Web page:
Bullying, Not Terrorist Attack, Biggest Threat Seen by U.S. Teens
National Crime Prevention Council
1000 Connecticut Avenue, NW
Washington, DC 20036
Washington, DC - Six out of ten American teenagers witness bullying in school once a day or even more frequently, reported John A. Calhoun, President and CEO of the National Crime Prevention Council (NCPC). The national group today released findings from a survey conducted by Wirthlin Worldwide that show that bullying is the terrorist threat that most frightens America’s teenagers and interferes with their education.
Young people are far less concerned about external terrorist attacks on their schools and communities than they are about the bully terrorizing them and their classmates in the hallways and classrooms of their schools. Just 34 percent of teens surveyed stated active concern over another terrorist attack in the U.S.
Calhoun remarked, "While the nation concentrates on defending ourselves from possible external terrorist attacks, we must not forget the threats our children face every day in their school hallways. Policy, resources, and parental involvement must be leveraged to ensure a safe and secure learning environment."
The survey of 512 youth ages 12 to 17 by Wirthlin Worldwide revealed that since last year, exposure to bullying has increased dramatically among this age group, but particularly among teenage girls.
Overall, the proportion of those seeing bullying either several times a day or once a day rose from 37 percent in 2001 to 61 percent in 2002. Although daily exposure to bullying among boys increased by 39 percent (from 44 percent to 61 percent), girls’ daily exposure skyrocketed an alarming 88 percent in that interval (from 32 percent to 60 percent).
"The impact of bullying on a school climate can be toxic," said former school administrator and current Vice President of Public Policy for NCPC James E. Copple. "Bullies and victims suffer well-documented damage, sometimes long-lasting. We’ve been overlooking the fact that bystanders experience fear, discomfort, guilt, and helplessness that poison the learning atmosphere even more extensively. The level of bystander exposure is far beyond what many of us expected, especially in the upper grade levels, and its growth is nothing short of terrifying."
For several years, particularly since Columbine, educators and policy makers have been concerned about bullying as a contributor to youth violence in our schools. Their concern was well founded and it does not appear that things are improving. More than half of the teens polled said they could identify a student at school who they feel could cause harm to another student, an increase of six percentage points (a 15 percent increase) over last year’s response to the same question - from 46 percent to 52 percent. The increase here was accounted for by more boys reporting that they personally know a student who could harm others (from 48 percent in 2001 to 57 percent in 2002).
"When you’re a kid, your school building is like your office," said seventeen year old Tony Morales. "Imagine being afraid of a co-worker you must see every day, it would be pretty hard to get your work done."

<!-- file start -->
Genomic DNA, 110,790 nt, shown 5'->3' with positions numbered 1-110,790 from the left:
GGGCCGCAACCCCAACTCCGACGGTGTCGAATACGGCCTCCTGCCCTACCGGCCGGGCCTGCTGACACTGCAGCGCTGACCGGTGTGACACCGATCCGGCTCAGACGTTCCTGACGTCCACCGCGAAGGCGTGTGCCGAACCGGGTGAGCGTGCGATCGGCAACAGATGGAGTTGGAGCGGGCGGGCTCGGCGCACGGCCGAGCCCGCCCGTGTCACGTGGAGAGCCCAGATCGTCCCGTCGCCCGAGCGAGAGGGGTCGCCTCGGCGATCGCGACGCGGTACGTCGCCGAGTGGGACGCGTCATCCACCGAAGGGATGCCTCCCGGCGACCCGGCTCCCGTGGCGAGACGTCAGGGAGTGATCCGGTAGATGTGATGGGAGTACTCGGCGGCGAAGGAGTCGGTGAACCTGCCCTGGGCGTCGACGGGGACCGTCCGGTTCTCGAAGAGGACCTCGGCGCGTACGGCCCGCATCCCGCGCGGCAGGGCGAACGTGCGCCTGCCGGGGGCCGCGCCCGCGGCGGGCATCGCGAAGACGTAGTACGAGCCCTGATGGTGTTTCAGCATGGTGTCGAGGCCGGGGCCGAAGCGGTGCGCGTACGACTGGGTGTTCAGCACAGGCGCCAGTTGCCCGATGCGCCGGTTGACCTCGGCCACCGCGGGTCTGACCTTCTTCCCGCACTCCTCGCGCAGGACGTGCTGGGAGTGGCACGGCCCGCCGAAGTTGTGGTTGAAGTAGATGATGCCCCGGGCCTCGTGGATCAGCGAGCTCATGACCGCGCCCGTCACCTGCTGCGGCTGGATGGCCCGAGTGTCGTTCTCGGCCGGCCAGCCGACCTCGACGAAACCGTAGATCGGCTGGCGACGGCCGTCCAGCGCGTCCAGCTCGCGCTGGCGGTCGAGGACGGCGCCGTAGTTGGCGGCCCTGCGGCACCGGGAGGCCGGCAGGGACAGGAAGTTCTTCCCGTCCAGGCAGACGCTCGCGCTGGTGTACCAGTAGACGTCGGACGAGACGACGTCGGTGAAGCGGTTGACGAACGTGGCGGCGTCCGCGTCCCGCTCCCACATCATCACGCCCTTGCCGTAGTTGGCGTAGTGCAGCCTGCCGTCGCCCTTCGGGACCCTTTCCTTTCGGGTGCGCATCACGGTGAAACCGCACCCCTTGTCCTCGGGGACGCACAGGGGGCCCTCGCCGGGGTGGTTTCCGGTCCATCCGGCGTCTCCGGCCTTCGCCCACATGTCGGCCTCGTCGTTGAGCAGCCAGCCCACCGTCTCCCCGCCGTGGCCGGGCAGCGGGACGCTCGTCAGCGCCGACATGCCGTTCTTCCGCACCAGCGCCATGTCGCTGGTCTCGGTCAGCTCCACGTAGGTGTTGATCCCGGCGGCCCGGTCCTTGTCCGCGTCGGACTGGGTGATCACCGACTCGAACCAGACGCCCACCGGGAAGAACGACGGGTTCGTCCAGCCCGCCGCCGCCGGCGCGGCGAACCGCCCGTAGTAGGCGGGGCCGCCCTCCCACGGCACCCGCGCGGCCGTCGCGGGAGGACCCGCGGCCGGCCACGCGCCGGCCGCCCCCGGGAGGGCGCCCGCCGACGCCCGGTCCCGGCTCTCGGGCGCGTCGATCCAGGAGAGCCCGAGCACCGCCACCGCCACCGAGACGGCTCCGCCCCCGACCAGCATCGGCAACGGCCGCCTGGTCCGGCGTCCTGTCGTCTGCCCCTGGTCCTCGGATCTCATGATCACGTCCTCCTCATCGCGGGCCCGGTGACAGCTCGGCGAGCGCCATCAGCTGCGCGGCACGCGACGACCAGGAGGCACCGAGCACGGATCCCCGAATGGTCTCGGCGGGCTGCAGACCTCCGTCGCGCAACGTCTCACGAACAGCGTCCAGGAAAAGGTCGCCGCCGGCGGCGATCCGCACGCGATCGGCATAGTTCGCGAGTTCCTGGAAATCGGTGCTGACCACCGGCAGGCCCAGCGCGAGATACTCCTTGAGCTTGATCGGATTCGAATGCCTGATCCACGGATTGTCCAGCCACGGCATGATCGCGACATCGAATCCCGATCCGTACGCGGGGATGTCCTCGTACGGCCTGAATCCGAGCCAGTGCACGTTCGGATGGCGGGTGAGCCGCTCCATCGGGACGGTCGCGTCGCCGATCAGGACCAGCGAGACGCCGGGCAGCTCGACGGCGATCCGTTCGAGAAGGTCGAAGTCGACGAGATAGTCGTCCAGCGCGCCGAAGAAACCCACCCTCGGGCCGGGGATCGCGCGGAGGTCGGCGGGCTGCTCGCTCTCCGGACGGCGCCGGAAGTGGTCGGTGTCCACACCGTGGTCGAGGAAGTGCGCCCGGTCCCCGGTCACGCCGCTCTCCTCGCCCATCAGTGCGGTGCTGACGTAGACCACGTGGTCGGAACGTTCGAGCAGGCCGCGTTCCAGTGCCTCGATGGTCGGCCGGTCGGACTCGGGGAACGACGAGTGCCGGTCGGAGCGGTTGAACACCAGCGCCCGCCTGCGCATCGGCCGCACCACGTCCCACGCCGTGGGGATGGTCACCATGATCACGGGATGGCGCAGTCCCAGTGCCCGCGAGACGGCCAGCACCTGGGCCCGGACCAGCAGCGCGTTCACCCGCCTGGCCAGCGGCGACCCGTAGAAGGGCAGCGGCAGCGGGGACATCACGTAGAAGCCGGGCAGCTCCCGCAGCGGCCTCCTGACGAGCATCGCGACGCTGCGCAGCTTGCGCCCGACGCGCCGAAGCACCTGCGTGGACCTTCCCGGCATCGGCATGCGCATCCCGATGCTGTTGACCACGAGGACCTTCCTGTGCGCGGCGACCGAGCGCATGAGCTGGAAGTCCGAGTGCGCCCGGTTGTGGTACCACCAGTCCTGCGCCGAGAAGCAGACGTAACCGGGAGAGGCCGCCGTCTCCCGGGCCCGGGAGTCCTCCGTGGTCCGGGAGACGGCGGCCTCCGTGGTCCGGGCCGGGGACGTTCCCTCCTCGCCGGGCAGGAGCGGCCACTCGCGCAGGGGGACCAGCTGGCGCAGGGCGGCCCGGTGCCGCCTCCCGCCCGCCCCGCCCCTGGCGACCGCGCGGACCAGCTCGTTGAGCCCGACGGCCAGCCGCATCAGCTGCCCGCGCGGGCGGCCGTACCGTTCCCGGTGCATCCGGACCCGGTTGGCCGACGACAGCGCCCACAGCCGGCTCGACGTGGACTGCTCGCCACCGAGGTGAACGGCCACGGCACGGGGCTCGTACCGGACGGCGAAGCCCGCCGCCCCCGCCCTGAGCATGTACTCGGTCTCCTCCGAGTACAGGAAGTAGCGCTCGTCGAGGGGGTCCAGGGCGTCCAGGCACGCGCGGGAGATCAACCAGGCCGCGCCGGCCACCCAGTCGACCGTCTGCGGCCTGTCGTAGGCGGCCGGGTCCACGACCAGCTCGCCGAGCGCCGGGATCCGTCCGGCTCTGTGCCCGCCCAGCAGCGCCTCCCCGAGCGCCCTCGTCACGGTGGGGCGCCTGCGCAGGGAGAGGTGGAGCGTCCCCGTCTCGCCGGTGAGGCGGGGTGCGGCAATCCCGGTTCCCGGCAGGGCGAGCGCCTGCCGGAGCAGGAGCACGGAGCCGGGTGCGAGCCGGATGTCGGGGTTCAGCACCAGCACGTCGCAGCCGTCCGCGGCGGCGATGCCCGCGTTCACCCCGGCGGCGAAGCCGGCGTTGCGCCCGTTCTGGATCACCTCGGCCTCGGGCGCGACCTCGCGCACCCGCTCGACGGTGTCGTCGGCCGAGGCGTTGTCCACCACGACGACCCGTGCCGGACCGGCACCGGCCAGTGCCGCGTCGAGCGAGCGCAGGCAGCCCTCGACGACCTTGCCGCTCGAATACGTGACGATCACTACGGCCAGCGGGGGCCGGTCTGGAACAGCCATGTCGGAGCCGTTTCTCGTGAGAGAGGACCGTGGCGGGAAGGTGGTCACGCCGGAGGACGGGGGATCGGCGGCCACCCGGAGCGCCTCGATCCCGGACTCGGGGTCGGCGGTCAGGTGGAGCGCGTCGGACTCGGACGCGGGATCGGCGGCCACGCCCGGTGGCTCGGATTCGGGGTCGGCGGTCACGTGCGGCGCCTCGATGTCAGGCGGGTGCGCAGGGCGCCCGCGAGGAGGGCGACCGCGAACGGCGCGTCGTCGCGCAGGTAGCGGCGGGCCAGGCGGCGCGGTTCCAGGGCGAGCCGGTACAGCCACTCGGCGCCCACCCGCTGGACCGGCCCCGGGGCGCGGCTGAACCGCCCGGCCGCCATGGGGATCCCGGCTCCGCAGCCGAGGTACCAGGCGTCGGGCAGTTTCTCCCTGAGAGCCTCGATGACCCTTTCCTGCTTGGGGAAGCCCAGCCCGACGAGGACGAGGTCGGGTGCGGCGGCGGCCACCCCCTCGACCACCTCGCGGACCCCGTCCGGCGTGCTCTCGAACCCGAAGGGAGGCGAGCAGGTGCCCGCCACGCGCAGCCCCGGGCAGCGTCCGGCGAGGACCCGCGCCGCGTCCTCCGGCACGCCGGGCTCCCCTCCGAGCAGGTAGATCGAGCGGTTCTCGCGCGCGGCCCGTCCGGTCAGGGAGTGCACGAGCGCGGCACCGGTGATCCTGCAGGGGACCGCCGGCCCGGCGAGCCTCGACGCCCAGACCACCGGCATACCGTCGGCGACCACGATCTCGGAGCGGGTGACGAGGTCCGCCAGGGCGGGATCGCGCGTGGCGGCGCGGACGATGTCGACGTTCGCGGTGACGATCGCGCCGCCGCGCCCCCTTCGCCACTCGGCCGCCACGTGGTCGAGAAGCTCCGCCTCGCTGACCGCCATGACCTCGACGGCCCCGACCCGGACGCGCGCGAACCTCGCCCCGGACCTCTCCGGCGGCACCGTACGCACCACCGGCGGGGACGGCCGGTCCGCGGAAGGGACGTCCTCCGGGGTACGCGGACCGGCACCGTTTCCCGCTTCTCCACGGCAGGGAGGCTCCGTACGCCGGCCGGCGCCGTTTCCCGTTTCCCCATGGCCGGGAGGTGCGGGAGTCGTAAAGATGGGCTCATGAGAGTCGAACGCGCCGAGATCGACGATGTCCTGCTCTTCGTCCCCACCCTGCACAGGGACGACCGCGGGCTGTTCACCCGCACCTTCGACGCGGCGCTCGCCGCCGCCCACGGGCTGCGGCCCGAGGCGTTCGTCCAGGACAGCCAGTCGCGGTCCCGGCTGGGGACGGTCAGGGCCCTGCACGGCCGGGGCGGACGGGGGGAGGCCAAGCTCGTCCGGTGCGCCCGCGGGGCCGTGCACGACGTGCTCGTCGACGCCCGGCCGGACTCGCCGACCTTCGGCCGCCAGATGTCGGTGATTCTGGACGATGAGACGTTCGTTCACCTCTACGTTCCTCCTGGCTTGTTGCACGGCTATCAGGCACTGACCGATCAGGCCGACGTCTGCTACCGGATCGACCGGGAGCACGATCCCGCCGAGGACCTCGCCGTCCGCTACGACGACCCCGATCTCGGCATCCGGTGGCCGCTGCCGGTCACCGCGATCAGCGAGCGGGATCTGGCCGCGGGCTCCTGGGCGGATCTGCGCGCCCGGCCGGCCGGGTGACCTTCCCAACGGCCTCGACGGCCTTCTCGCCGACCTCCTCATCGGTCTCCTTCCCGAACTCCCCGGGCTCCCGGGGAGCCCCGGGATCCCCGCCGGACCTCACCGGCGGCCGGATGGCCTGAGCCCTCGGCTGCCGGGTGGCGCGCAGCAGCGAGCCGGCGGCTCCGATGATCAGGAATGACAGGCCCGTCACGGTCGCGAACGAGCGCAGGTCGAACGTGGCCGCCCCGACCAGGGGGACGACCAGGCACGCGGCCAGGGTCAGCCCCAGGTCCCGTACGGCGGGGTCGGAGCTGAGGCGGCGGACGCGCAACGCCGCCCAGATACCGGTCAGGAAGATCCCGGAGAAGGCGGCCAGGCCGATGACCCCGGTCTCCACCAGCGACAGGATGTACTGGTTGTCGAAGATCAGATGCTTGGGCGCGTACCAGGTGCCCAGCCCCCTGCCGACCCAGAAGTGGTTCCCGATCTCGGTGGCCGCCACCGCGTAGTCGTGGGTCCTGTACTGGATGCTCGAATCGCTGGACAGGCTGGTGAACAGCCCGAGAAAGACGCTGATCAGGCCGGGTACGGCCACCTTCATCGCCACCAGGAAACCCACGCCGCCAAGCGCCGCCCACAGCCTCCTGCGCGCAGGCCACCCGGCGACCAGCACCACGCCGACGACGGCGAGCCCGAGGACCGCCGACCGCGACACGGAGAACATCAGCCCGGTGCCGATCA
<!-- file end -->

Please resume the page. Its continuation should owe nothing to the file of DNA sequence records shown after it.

The U.S. Department of Education’s Bullying Prevention Manual documents the damage caused by witnessing bullying: "Bystanders and peers of victims can be distracted from learning as well. They may:
Be afraid to associate with the victim for fear of lowering their own status or of retribution from the bully and becoming victims themselves;
Fear reporting bullying incidents because they do not want to be called a ‘snitch,’ a ‘tattler,’ or ‘informer’;
Experience feelings of guilt or helplessness for not standing up to the bully on behalf of their classmate;
Be drawn into bullying behavior by group pressure;
Feel unsafe, unable to take action or a loss of control."NCPC’s prior surveys in this area have documented parents’ lack of awareness that bullying is a problem confronting their children. Former school administrator, Steve Edwards, now Vice President of Children, Youth, and Communities for NCPC stated "While schools across America are adopting zero tolerance policies regarding bullying, we have yet to develop comprehensive and inclusive strategies to engage parents, administrators, and students in preventing this threat." Parent involvement, according to NCPC, is key to getting the attention, commitment, and resources needed to reduce and prevent bullying and the fear and other problems it brings.
To address the lack of parental involvement, NCPC launched Be Safe & Sound, a parental advocacy initiative designed to engage parents in a comprehensive approach to school safety and security. Developed by NCPC and the National Safety and Security Council (NSSC), this initiative addresses both sides of the security equation: safety, which promotes prevention activities, procedures and programs that promote positive school climate; and security, which addresses the structural and physical components of school facilities that assure the security of our schools.
Tested anti-bullying or anti-harassment programs at the high school level are largely non-existent; most programs focus on elementary-aged children. NCPC is seeking models that can be applied in the upper grades and shared with schools across the nation.